A birth defect rate should be interpreted as the number of birth defects diagnosed for every 10,000 live births delivered in South Carolina. For example, a rate of 2.4 for spina bifida in 2008 can be interpreted as: “Out of every 10,000 live births in South Carolina in 2008, 2.4 babies were diagnosed with spina bifida.”

    Calculation Methods

    Frequencies of birth defects are the number of each type of birth defect that was diagnosed in a South Carolina hospital for infants that were born, had a stillbirth, or had an induced termination of pregnancy (abortion) in that year. The diagnosis could have been made during pregnancy (for example, through an ultrasound or a genetic test) or after birth.

    Rates of birth defects are calculated as follows:

    Birth Defects Rate Calculation Formula

  • Birth Defects Data Facts

    Data Facts (also known as Metadata)

    Description: South Carolina Birth Defects 2008

    Publish Date: 04/30/2010


    Health Data, SC Aggregated Counts of Birth Defects data by Mother's Age, Ethnicity, Race, and Infant Sex: This data set contains aggregated counts of the number of birth defects by Birth Defect Type, Mother's Age, Ethnicity and Race, and Infant Sex by County in the state of South Carolina. The specific birth defects for which aggregated counts are provided include: Anencephaly, Spina bifida (w/o anencephaly), Hypoplastic left heart syndrome, Tetralogy of Fallot, Transposition of the great arteries (vessels), Cleft lip with or w/o cleft palate, Cleft palate w/o cleft lip, Gastroschisis, Upper limb deficiencies, Lower limb deficiencies, and Trisomy 21. It also contains the count of live births by Mother's Age, Ethnicity and Race, and Infant Sex by County in the state of South Carolina for the aggregated data rate calculations .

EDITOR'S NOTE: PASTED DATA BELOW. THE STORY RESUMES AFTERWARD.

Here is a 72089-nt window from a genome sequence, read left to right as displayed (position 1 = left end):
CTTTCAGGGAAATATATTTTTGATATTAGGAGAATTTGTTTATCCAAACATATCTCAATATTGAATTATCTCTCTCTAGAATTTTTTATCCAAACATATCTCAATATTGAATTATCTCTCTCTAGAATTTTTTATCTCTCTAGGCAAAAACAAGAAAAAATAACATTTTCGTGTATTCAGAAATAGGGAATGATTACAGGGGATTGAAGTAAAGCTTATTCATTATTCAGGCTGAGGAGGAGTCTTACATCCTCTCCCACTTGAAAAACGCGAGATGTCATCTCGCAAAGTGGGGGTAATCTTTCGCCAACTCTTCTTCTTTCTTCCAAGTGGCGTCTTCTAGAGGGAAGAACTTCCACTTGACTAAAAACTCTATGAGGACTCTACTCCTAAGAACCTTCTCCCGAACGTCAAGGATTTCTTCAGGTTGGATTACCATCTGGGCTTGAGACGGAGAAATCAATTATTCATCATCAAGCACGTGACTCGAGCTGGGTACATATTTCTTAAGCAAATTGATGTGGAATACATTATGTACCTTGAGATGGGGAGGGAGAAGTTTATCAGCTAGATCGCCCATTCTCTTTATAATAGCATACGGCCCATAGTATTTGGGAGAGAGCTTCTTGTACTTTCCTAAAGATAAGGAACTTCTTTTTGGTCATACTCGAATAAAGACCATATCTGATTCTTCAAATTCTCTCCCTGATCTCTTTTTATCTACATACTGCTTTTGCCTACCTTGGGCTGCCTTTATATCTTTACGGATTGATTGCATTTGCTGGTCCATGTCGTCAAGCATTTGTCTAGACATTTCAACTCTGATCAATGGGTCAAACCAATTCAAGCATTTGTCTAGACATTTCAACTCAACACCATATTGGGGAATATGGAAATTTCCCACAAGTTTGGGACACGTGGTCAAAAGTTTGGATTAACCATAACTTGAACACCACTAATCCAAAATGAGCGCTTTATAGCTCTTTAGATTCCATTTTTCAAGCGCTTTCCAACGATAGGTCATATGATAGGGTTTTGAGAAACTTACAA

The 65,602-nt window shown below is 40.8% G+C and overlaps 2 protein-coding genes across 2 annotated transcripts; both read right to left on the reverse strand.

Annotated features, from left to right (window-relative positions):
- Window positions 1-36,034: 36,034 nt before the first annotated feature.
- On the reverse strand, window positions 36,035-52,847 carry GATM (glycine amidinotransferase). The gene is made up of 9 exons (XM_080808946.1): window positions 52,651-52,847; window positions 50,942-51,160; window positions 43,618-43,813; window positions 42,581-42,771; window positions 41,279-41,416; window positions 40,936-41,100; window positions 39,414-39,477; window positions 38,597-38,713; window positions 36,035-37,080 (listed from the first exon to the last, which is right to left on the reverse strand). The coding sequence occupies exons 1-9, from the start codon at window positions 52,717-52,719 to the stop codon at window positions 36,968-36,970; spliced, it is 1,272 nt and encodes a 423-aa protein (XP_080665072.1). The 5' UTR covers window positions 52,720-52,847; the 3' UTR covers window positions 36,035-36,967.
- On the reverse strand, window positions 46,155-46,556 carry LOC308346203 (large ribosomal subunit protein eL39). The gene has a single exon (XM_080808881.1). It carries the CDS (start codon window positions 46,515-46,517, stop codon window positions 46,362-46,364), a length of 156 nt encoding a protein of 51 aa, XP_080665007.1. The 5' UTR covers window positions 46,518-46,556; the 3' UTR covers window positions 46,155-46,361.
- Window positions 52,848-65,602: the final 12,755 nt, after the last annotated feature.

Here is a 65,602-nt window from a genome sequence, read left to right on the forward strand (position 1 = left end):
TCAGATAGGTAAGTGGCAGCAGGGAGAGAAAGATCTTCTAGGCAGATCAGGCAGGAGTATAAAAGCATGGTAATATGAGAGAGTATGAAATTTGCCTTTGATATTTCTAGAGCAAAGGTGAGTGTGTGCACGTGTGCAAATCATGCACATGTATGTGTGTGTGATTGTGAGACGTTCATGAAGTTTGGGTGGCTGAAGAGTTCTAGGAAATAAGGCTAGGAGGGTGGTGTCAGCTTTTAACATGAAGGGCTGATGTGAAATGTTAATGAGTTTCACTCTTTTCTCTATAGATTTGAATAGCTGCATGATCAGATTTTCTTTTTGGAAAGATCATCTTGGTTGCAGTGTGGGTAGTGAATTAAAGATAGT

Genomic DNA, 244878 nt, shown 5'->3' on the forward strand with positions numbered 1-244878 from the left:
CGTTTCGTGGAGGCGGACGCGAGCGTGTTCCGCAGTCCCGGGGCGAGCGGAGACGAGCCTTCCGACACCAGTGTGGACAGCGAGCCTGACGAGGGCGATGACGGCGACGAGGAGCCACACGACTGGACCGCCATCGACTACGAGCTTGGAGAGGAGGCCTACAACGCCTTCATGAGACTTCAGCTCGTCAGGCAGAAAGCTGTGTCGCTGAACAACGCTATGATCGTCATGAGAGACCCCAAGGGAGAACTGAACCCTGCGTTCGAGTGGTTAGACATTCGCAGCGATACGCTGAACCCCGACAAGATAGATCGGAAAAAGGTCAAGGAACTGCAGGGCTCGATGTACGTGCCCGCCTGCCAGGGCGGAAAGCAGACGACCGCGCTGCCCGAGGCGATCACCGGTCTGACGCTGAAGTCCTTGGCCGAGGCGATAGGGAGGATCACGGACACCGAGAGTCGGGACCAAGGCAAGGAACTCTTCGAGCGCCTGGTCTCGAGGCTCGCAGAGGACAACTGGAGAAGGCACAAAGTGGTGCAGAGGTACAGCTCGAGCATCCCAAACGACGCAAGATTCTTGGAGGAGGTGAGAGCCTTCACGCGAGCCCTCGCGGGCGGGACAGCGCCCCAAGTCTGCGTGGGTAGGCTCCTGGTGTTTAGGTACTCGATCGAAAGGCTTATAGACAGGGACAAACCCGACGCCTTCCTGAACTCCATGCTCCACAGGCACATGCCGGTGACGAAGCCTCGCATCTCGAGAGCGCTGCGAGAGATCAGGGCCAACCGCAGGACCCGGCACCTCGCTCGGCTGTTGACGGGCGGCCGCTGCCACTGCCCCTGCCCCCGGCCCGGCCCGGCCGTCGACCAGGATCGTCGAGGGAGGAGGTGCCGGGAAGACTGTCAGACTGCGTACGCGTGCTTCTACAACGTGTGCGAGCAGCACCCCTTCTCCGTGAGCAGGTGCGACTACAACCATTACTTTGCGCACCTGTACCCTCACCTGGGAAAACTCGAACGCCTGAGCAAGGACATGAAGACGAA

To provide the public, EPHT grantees, researchers, and other public health professionals with information pertaining to Birth Defects data in the state of South Carolina.

    Supplemental Information:

    The South Carolina Birth Defects Program (SC BDP) is an active surveillance program. The program was established in late 2006 at SC DHEC. The earliest full year of data available from the SC BDP is 2008. The SC BDP collects data on babies up to two years of age for in-state births to South Carolina residents. The program relies on active case ascertainment to gather data. Case ascertainment is determined by certain conditions: For newborns, any chart with ICD9-CM code 740-759, any chart with a selected list of ICD9-CM codes outside 740-759, any chart with selected defects or medical conditions (e.g. abnormal facies, congenital heart disease), all prenatal diagnosed or suspected cases. Beyond newborn period, any infant with a codable defect. Note: All coding is ICD-9-CM, and only confirmed cases are provided in the data counts. Coding notes: Gastroschisis counts include Omphalocele - SC Birth Defects Program does not have a method for differentiating between these two birth defects for 2008 data. If Mother's Ethnicity was Hispanic and race was not specified, then mother's race was assigned as White. "Other" race designation includes: Asian Pacific Islander, American Indian/Alaskan Native, and Other.


    Any user of this data must have reviewed and understand the metadata content before attempting to understand, interpret or use the Birth Defects data. This is a public dataset and is not for commercial purposes. Any use of this data should contain proper data source acknowledgement: MCH, Health Services, SC DHEC and Division of Biostatistics, PHSIS, SC DHEC

    Contact Information:

    SC EPHT, South Carolina Department of Health and Environmental Control (SC DHEC)
    2600 Bull Street
    Columbia, South Carolina  29201
    Phone: 1 803 898 2471
    Fax: 1 803 898 3661
    Hours: 8:30am - 5:00pm (EST)

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For additional information, contact the SC EPHT program:
These web pages are supported by Cooperative Agreement Number 5U38EH000628-02 from The Centers for Disease Control and Prevention. Its contents are solely the responsibility of the authors and do not necessarily represent the official views of the Centers for Disease Control and Prevention.